LongEx Mainframe Quarterly - November 2010
The past two decades have seen an incredible change in System z systems as IBM strives to keep its flagship mainframe platform relevant. As System z dominates an estimated 85-90% of the mainframe market, it's easy to forget that IBM isn't the only mainframe manufacturer. So how are the other mainframes doing?
But IBMs System z isn't the only legacy mainframe on the market. So what's happened to these other mainframes over the past years?
Unisys recently announced a third consecutive quarter of Clearpath mainframe sales growth, fuelling an excellent nine months for Unisys. Unisys estimates that is holds around 15% of the Asia/Pacific mainframe market, and is the market leader in Taiwan and South America. Unisys Clearpath mainframes are in fact two legacy mainframes from the merger of Sperry and Burroughs in 1986: OS2200 and MCP.
Unisys Clearpath Dorado mainframes are the latest face of the Sperry OS220, and have long been a favourite of the airline, defence and aerospace industries. Around a third of all airline reservations and cargo are processed on Dorado mainframes. Telecommunications and banking industries have preferred the ClearPath Libra, the current brand of the Burroughs MCP.
Clearpath mainframes have been moving in a similar direction to IBM System z in terms of networking (now TCPIP), clustering (XPC-L for OS2200), and new programming languages (Java, C and PHP). Clearpath mainframes also offer similar virtualisation options to IBM.
Unisys has expanded Clearpath functionality using speciality processors for niche workloads. Clearpath operating systems transparently offload eligible processing to these external appliances. Speciality processors available include cryptographic processing, and Java and Web enablement.
Legacy applications have been opened up with a range of middleware options. Websphere MQ, Microsoft Message Queueing, Microsoft COM+ and Oracle Tuxedo are all supported. Products to quickly web-enable legacy applications further protect Clearpath legacy assets. Unisys have chosen a port of the popular JBOSS as the J2EE weapon of choice, and Eclipse plug-ins are available for legacy and new programming languages.
Like all manufacturers, Unisys has attempted to reduce the TCO of their Clearpath mainframes. Hardware costs continue to decrease as processing power increases. Electrical, cooling and space requirements also continue to decrease. In fact Unisys estimates that the power and footprint of their large-scale systems has halved every two years for the past six. Unisys has also followed IBMs Sub-Capacity Pricing idea. Metering functionality allows customers to pay for what they use, not the size of the machine.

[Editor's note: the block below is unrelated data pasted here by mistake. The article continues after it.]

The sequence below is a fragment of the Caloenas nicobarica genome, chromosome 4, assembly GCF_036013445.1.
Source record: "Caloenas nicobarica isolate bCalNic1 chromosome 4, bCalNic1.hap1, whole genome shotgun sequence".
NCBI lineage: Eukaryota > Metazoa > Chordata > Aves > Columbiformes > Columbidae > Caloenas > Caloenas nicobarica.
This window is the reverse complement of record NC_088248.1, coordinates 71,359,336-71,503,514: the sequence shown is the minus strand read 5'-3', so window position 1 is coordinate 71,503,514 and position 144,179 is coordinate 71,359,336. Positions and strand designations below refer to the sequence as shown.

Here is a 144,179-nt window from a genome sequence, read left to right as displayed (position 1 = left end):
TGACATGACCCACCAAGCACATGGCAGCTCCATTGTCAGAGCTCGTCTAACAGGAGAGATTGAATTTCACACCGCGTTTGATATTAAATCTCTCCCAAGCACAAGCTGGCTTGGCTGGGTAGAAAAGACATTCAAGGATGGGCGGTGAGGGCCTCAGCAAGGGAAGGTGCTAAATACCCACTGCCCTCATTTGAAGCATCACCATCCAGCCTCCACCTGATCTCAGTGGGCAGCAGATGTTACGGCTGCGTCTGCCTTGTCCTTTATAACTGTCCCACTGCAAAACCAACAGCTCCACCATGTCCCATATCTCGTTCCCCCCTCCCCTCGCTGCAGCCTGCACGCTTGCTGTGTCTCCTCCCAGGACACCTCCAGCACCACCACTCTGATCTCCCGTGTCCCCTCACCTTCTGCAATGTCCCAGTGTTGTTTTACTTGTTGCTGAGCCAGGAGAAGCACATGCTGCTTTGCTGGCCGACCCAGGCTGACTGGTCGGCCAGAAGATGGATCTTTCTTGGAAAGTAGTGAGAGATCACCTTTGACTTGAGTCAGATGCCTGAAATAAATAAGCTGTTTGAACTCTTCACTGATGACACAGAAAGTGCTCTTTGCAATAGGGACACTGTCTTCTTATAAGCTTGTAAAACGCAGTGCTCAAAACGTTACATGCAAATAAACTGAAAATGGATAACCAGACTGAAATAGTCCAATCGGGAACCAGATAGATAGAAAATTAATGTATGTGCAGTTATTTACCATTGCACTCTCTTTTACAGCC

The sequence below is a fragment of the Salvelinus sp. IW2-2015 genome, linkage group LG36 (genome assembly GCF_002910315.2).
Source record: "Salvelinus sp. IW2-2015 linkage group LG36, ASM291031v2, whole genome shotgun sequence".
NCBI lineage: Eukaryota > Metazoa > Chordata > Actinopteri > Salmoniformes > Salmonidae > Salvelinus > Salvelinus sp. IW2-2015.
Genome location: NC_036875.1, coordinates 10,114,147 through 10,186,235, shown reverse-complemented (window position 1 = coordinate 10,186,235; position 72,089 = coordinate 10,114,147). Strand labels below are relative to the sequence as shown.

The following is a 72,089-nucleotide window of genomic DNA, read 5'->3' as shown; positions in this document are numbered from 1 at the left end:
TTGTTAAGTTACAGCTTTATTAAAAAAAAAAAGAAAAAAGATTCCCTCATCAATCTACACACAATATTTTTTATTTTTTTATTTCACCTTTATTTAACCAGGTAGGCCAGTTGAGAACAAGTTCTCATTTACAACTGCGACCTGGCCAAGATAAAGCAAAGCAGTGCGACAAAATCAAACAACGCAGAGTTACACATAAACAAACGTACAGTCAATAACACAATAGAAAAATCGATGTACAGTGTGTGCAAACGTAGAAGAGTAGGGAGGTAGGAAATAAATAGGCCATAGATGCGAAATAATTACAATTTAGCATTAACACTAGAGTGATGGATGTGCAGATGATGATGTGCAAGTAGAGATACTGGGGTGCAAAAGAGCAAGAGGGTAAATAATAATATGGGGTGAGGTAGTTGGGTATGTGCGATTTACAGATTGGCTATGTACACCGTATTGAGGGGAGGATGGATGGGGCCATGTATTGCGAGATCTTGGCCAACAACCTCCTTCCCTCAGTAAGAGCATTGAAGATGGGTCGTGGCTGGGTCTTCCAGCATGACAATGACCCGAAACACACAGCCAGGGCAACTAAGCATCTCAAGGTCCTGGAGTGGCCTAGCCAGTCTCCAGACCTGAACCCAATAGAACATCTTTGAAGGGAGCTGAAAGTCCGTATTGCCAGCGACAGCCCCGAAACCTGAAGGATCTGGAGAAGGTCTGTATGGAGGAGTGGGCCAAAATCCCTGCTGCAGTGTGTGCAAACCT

Unlike IBM, Unisys has chosen to offer cheaper Intel-based low-end mainframes,
called the 4000 series. The 700 series legacy processors have been retained
for the high end.
Previously the Siemens BS2000, the Fujitsu BS2000 is popular in Europe, particularly Germany. Q4 2009 sales of BS2000 were around US$70 million, a nice earner for Fujitsu.
Over recent years Fujitsu has been attempting to open up the BS2000, hence the Open Server Dimension (OSD) addition to the name. TCPIP is the networking protocol of choice, with easy connectivity to Ethernet and ATM. NFS, SNMP, SMTP and other normal TCPIP facilities are standard with the BS2000. Virtualisation facilities and a POSIX interface for porting UNIX applications are also standard.
Fujitsu has attempted to ease application development with the new languages C/C++, PHP and Java.
Legacy database managers SESAM/SQL Server and UDS/SQL are supplemented by Oracle Database and Adabas. The SAP powered Web Transactions web-enables legacy applications. It even works on z/OS.
Fujitsu has followed IBM by using an Apache port as a web-server, however a native J2EE environment is not on the menu. Fujitsu's big hope for opening up legacy applications is OpenUTM. An OLTP that includes client-server and messaging functionality, OpenUTM allows applications to access Clearpath databases directly using SQL and ODBC. A gateway for Websphere MQ is also available.
Like Unisys, Fujitsu has opted to offer a low-cost small-scale Intel-based server, retaining their traditional systems for the high end. These small-end servers can also run UNIX and Windows partitions.
The Non-stop platform has gone through a few different sets of hands in the past few years: from Tandem to Compaq in 1997, and finally to HP in 2002. A small irony, as Tandem NonStop computers were created by former HP employee Jimmy Treybig.